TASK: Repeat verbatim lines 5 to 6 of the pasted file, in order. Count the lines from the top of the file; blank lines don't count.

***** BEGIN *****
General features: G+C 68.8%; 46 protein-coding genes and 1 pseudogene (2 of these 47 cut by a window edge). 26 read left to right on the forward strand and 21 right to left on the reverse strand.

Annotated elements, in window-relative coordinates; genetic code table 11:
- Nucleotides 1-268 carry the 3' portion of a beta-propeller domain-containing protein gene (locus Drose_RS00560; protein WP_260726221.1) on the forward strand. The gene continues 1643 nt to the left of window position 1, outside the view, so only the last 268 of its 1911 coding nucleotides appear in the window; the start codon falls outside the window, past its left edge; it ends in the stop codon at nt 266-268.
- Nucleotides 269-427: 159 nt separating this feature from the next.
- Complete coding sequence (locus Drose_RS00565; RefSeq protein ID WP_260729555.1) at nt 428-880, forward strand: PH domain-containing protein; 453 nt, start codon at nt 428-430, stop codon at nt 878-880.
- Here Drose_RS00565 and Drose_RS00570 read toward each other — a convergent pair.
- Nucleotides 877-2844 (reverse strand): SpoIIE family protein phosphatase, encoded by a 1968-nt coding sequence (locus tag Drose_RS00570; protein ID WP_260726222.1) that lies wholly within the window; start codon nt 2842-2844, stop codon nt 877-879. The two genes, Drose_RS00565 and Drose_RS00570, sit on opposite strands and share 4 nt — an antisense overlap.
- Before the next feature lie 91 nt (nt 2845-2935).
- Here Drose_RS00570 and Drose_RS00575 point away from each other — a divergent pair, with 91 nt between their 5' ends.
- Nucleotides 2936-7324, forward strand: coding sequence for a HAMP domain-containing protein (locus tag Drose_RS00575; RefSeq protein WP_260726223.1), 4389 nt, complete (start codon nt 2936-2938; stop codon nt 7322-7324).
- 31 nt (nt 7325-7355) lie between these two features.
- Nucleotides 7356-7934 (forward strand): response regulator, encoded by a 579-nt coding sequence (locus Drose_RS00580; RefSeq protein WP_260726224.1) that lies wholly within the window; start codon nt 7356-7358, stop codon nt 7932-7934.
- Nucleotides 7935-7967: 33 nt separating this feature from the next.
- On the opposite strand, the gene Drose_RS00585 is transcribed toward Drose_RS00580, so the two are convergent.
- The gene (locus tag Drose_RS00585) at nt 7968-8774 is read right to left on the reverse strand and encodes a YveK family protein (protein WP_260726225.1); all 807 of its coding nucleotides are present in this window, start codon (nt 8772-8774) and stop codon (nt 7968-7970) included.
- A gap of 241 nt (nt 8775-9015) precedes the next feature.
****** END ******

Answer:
- Complete coding sequence (locus Drose_RS00565; RefSeq protein ID WP_260729555.1) at nt 428-880, forward strand: PH domain-containing protein; 453 nt, start codon at nt 428-430, stop codon at nt 878-880.
- Here Drose_RS00565 and Drose_RS00570 read toward each other — a convergent pair.